Here at The Historic Dockyard Chatham, there are a variety of different volunteer opportunities. One of which is to work on the Railway that runs through most of the site. We caught up with some of our Railway volunteers to find out why and what they do on the Railway…
There are 16 active railway volunteers, many live in the Medway area but others travel in from as far away as Margate, Faversham and South-East London. A small number of them have a railway industry background in their working lives, but the majority don’t and are learning all about the Railway through working with it.
We spoke to one of our volunteers Andy…
So why do you volunteer?
“I volunteer on the Dockyard Railway because it enables me to keep physically active, with the added bonus that it offers the ability to carry out some quite unusual tasks and helps keep a valuable part of history alive.”
What Railway do you work on at The Historic Dockyard Chatham?
“Of just under one mile of track still in existence around the Historic Dockyard, we are able to operate ‘demonstration’ freight trains for about 1/3 of a mile. There are a number of historic freight wagons, carefully restored by a separate group of volunteers, and steam loco ‘Ajax’ and diesel locos ‘Rochester Castle’ and ‘Overlord’ with which we are able to haul those wagons on railway operating days.”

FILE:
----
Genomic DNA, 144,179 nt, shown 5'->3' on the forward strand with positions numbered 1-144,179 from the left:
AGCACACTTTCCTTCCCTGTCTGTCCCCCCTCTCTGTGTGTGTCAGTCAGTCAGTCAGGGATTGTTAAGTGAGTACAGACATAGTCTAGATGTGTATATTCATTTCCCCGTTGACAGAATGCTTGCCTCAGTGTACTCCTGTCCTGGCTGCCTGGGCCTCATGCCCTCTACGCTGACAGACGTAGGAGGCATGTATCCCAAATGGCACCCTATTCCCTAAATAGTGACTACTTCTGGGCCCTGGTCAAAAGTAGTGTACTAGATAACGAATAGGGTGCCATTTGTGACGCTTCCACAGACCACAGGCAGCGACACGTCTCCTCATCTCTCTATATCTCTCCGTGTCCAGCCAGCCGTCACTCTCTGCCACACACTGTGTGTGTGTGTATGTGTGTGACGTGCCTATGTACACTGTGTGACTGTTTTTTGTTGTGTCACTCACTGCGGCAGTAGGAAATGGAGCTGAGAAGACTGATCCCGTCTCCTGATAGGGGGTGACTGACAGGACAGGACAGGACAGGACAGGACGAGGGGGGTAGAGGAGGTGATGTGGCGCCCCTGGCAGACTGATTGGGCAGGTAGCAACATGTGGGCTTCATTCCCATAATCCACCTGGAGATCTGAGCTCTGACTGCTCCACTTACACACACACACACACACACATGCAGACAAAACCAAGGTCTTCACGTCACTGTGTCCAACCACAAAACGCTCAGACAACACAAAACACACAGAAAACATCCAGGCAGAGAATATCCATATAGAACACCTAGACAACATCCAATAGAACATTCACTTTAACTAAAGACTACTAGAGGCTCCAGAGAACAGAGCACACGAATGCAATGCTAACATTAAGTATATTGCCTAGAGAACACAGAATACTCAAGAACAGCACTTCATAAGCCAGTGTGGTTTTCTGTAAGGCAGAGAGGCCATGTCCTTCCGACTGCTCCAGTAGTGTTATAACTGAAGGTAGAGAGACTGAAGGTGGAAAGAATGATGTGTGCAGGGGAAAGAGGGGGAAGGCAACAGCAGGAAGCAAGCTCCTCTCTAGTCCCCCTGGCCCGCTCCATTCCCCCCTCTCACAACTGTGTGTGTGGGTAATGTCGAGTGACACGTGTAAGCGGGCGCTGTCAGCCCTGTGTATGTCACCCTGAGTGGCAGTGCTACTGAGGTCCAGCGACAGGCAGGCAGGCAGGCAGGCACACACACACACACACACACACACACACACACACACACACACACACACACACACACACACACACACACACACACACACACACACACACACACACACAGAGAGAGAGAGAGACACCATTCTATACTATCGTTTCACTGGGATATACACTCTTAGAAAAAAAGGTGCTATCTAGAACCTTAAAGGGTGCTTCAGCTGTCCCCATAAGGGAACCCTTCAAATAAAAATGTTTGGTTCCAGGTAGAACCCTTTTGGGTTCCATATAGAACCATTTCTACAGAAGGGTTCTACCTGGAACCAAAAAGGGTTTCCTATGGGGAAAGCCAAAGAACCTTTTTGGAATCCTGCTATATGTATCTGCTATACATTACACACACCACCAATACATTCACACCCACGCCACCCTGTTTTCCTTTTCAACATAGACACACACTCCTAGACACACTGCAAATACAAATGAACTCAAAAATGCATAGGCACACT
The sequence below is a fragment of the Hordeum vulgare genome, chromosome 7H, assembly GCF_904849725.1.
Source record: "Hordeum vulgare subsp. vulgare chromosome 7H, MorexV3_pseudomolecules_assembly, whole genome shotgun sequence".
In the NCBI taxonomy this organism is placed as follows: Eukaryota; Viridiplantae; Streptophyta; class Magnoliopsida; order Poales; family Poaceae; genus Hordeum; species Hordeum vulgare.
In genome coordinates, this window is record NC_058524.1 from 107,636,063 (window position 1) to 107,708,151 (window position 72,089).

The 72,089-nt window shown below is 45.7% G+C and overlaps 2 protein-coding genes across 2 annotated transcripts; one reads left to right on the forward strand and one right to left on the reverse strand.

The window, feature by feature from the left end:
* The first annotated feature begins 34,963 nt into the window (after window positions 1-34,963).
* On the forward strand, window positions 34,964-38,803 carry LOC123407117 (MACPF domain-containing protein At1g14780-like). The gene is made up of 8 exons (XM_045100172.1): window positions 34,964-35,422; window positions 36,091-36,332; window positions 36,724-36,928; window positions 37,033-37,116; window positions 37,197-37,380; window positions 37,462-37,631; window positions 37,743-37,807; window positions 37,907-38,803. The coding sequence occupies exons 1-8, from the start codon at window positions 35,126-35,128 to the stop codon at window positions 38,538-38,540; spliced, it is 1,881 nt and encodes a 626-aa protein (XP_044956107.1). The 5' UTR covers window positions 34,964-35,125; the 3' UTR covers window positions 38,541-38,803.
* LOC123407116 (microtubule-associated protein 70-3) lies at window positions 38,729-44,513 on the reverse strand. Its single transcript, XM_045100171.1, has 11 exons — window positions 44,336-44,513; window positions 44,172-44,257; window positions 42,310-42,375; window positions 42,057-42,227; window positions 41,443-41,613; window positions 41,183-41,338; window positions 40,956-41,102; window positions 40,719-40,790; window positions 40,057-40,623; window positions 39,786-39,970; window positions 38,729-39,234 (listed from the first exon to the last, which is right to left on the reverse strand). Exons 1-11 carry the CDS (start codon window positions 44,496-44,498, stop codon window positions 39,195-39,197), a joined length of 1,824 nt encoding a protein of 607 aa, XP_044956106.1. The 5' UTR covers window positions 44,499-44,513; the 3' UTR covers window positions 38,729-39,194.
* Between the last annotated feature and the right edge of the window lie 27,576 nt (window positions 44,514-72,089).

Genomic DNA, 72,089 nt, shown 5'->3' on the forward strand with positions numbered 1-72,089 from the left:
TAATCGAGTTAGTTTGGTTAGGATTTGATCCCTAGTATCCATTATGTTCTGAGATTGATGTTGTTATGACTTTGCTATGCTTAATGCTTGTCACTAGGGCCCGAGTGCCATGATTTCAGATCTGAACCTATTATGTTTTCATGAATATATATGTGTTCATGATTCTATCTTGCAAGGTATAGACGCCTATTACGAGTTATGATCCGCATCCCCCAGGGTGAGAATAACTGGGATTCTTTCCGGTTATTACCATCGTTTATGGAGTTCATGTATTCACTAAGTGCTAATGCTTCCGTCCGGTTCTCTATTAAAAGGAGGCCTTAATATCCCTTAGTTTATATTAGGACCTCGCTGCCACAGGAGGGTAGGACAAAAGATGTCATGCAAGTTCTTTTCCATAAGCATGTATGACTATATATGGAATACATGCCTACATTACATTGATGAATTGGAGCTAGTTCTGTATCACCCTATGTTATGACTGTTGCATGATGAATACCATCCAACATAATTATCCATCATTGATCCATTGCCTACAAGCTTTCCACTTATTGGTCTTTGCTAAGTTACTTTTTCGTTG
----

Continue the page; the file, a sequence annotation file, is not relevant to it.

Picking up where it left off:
What are some of the things you do?
“As well as being qualified to drive both steam and diesel locomotives, I also do some ‘behind the scenes’ work of maintaining and developing railway operations documentation, co-ordinating training, and compiling the crew rosters for operating days.”
Why is it important to keep the Railway running?
“The locomotives, wagons and cranes are a valuable piece of history, but together, maintained and used within the Heritage Dockyard, they are a significant part of the Dockyard’s history and that of the surrounding area. Far better for them to be restored, maintained and used than just sit idle, deteriorating.”
“The Dockyard Railway only operates one weekend per month on average, so although the normal working day for a railway volunteer normally starts at 7am and doesn’t finish until 5.30pm / 6pm, these aren’t so frequent that you get tired of it. Personally, because of the documentation, co-ordination and rostering, on average I spend a further half-day per week dealing with those issues. There’s always scope for new volunteers to help with other roles and tasks at the railway itself on extra days once they get settled in, there is more that we could achieve if there were more of us.”
Throughout the year the Dockyard has railway weekends where visitors can see the locomotives steaming through the site. It’s the perfect photo opportunity to get up close to the railway and speak to the team of railway volunteers. To find out more see here.
If you are interested in what other volunteer opportunities, visit here.